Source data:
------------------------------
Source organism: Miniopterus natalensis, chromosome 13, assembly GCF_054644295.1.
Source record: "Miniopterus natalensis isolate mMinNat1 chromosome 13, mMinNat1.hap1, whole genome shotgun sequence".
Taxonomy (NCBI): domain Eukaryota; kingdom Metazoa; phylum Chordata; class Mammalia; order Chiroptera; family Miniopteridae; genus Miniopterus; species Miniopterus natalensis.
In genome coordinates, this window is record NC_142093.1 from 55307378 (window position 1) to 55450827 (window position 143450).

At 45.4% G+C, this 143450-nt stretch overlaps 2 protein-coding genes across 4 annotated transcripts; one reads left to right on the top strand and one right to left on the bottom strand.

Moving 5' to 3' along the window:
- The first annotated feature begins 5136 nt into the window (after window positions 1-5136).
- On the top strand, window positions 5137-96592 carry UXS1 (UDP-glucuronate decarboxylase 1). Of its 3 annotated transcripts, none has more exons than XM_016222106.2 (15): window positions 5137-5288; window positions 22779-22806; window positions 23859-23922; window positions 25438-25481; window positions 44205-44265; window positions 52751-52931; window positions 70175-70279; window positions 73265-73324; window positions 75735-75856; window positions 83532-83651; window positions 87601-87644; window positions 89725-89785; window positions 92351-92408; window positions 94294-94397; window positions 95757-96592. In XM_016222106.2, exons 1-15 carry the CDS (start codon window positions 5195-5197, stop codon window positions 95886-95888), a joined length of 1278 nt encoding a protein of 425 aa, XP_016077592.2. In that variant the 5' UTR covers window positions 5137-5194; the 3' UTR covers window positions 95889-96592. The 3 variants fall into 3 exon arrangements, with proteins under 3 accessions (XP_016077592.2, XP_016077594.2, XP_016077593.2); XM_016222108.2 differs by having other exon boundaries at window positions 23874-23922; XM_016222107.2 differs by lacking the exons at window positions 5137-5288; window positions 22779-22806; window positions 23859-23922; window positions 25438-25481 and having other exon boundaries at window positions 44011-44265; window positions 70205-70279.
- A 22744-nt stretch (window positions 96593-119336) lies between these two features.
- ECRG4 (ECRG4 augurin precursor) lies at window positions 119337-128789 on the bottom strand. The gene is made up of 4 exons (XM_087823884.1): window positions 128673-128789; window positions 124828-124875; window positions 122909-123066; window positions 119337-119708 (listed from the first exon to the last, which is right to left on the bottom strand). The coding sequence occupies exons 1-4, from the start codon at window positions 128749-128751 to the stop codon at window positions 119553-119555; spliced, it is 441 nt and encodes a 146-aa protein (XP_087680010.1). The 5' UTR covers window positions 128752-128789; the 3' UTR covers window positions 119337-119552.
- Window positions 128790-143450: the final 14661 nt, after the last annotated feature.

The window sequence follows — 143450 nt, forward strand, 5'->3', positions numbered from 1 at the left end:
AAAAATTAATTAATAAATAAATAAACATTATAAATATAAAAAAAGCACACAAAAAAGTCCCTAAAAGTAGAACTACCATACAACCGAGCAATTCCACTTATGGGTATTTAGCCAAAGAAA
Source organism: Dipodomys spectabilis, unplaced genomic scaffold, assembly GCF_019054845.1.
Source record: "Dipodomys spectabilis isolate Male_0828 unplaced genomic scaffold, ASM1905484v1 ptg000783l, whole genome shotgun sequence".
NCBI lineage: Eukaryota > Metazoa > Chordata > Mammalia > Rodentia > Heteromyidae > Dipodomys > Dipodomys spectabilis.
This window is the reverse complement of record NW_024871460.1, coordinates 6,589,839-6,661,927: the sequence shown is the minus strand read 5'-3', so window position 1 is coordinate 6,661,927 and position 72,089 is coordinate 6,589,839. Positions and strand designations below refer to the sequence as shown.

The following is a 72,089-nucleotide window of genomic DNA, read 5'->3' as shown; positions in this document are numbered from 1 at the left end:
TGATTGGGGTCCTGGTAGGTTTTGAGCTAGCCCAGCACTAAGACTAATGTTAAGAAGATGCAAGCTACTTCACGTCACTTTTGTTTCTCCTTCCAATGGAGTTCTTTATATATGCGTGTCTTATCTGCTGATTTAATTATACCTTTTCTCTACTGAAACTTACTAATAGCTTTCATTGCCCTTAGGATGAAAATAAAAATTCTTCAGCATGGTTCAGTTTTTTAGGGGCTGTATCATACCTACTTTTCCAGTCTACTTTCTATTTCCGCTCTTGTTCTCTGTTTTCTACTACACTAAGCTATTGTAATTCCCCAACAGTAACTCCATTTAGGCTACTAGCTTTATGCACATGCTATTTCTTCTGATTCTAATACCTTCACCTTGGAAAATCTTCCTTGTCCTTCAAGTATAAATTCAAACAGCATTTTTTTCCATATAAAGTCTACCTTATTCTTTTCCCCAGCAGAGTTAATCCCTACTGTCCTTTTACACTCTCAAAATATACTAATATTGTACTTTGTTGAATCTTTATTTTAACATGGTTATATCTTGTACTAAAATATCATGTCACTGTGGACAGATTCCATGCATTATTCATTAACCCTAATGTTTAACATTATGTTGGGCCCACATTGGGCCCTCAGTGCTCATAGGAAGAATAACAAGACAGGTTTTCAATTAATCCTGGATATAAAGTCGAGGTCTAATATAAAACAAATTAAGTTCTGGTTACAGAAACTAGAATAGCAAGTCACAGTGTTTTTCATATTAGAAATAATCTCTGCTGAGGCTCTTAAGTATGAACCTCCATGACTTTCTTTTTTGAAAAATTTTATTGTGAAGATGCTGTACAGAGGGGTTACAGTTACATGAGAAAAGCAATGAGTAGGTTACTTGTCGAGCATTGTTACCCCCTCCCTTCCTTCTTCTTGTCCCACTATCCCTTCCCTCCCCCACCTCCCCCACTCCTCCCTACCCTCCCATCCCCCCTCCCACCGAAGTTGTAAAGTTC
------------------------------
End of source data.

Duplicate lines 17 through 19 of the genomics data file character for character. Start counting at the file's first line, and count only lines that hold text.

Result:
This window is the reverse complement of record NW_024871460.1, coordinates 6,589,839-6,661,927: the sequence shown is the minus strand read 5'-3', so window position 1 is coordinate 6,661,927 and position 72,089 is coordinate 6,589,839. Positions and strand designations below refer to the sequence as shown.

The following is a 72,089-nucleotide window of genomic DNA, read 5'->3' as shown; positions in this document are numbered from 1 at the left end:
TGATTGGGGTCCTGGTAGGTTTTGAGCTAGCCCAGCACTAAGACTAATGTTAAGAAGATGCAAGCTACTTCACGTCACTTTTGTTTCTCCTTCCAATGGAGTTCTTTATATATGCGTGTCTTATCTGCTGATTTAATTATACCTTTTCTCTACTGAAACTTACTAATAGCTTTCATTGCCCTTAGGATGAAAATAAAAATTCTTCAGCATGGTTCAGTTTTTTAGGGGCTGTATCATACCTACTTTTCCAGTCTACTTTCTATTTCCGCTCTTGTTCTCTGTTTTCTACTACACTAAGCTATTGTAATTCCCCAACAGTAACTCCATTTAGGCTACTAGCTTTATGCACATGCTATTTCTTCTGATTCTAATACCTTCACCTTGGAAAATCTTCCTTGTCCTTCAAGTATAAATTCAAACAGCATTTTTTTCCATATAAAGTCTACCTTATTCTTTTCCCCAGCAGAGTTAATCCCTACTGTCCTTTTACACTCTCAAAATATACTAATATTGTACTTTGTTGAATCTTTATTTTAACATGGTTATATCTTGTACTAAAATATCATGTCACTGTGGACAGATTCCATGCATTATTCATTAACCCTAATGTTTAACATTATGTTGGGCCCACATTGGGCCCTCAGTGCTCATAGGAAGAATAACAAGACAGGTTTTCAATTAATCCTGGATATAAAGTCGAGGTCTAATATAAAACAAATTAAGTTCTGGTTACAGAAACTAGAATAGCAAGTCACAGTGTTTTTCATATTAGAAATAATCTCTGCTGAGGCTCTTAAGTATGAACCTCCATGACTTTCTTTTTTGAAAAATTTTATTGTGAAGATGCTGTACAGAGGGGTTACAGTTACATGAGAAAAGCAATGAGTAGGTTACTTGTCGAGCATTGTTACCCCCTCCCTTCCTTCTTCTTGTCCCACTATCCCTTCCCTCCCCCACCTCCCCCACTCCTCCCTACCCTCCCATCCCCCCTCCCACCGAAGTTGTAAAGTTC